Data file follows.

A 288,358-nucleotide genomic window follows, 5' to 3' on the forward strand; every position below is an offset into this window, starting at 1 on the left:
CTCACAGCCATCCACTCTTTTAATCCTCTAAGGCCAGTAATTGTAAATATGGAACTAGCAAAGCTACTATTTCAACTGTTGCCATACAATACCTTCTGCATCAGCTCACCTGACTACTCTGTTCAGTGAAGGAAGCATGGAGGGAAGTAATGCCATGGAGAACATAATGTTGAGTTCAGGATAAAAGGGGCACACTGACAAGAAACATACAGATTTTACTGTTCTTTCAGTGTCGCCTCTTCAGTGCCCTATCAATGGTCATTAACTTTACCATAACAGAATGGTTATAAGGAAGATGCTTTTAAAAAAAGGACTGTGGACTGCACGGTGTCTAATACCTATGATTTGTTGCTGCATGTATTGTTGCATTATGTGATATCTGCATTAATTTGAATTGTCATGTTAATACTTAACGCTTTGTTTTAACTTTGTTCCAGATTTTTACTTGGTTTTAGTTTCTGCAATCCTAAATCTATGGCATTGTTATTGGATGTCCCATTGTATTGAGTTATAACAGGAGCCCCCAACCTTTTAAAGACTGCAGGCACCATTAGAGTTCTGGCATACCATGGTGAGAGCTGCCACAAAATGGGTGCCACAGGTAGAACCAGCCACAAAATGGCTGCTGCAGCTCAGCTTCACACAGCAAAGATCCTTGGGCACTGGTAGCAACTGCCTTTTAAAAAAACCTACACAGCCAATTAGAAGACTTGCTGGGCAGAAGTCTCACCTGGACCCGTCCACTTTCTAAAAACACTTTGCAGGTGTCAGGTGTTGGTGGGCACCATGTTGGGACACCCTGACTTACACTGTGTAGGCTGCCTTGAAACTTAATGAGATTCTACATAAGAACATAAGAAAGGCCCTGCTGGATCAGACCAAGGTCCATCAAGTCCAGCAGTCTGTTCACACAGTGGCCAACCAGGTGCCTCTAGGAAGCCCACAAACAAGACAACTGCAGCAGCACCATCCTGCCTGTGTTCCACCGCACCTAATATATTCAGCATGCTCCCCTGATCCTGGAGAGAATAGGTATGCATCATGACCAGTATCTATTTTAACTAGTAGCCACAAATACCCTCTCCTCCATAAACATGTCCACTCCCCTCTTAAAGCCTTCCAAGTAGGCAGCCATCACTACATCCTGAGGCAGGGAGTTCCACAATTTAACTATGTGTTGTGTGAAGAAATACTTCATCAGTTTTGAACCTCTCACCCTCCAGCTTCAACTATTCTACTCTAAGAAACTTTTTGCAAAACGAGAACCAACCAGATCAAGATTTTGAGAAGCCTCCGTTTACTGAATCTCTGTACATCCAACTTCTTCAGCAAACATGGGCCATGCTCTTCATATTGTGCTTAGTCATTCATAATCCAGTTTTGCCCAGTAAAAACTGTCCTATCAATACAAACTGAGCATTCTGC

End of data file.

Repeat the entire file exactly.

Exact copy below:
A 288,358-nucleotide genomic window follows, 5' to 3' on the forward strand; every position below is an offset into this window, starting at 1 on the left:
CTCACAGCCATCCACTCTTTTAATCCTCTAAGGCCAGTAATTGTAAATATGGAACTAGCAAAGCTACTATTTCAACTGTTGCCATACAATACCTTCTGCATCAGCTCACCTGACTACTCTGTTCAGTGAAGGAAGCATGGAGGGAAGTAATGCCATGGAGAACATAATGTTGAGTTCAGGATAAAAGGGGCACACTGACAAGAAACATACAGATTTTACTGTTCTTTCAGTGTCGCCTCTTCAGTGCCCTATCAATGGTCATTAACTTTACCATAACAGAATGGTTATAAGGAAGATGCTTTTAAAAAAAGGACTGTGGACTGCACGGTGTCTAATACCTATGATTTGTTGCTGCATGTATTGTTGCATTATGTGATATCTGCATTAATTTGAATTGTCATGTTAATACTTAACGCTTTGTTTTAACTTTGTTCCAGATTTTTACTTGGTTTTAGTTTCTGCAATCCTAAATCTATGGCATTGTTATTGGATGTCCCATTGTATTGAGTTATAACAGGAGCCCCCAACCTTTTAAAGACTGCAGGCACCATTAGAGTTCTGGCATACCATGGTGAGAGCTGCCACAAAATGGGTGCCACAGGTAGAACCAGCCACAAAATGGCTGCTGCAGCTCAGCTTCACACAGCAAAGATCCTTGGGCACTGGTAGCAACTGCCTTTTAAAAAAACCTACACAGCCAATTAGAAGACTTGCTGGGCAGAAGTCTCACCTGGACCCGTCCACTTTCTAAAAACACTTTGCAGGTGTCAGGTGTTGGTGGGCACCATGTTGGGACACCCTGACTTACACTGTGTAGGCTGCCTTGAAACTTAATGAGATTCTACATAAGAACATAAGAAAGGCCCTGCTGGATCAGACCAAGGTCCATCAAGTCCAGCAGTCTGTTCACACAGTGGCCAACCAGGTGCCTCTAGGAAGCCCACAAACAAGACAACTGCAGCAGCACCATCCTGCCTGTGTTCCACCGCACCTAATATATTCAGCATGCTCCCCTGATCCTGGAGAGAATAGGTATGCATCATGACCAGTATCTATTTTAACTAGTAGCCACAAATACCCTCTCCTCCATAAACATGTCCACTCCCCTCTTAAAGCCTTCCAAGTAGGCAGCCATCACTACATCCTGAGGCAGGGAGTTCCACAATTTAACTATGTGTTGTGTGAAGAAATACTTCATCAGTTTTGAACCTCTCACCCTCCAGCTTCAACTATTCTACTCTAAGAAACTTTTTGCAAAACGAGAACCAACCAGATCAAGATTTTGAGAAGCCTCCGTTTACTGAATCTCTGTACATCCAACTTCTTCAGCAAACATGGGCCATGCTCTTCATATTGTGCTTAGTCATTCATAATCCAGTTTTGCCCAGTAAAAACTGTCCTATCAATACAAACTGAGCATTCTGC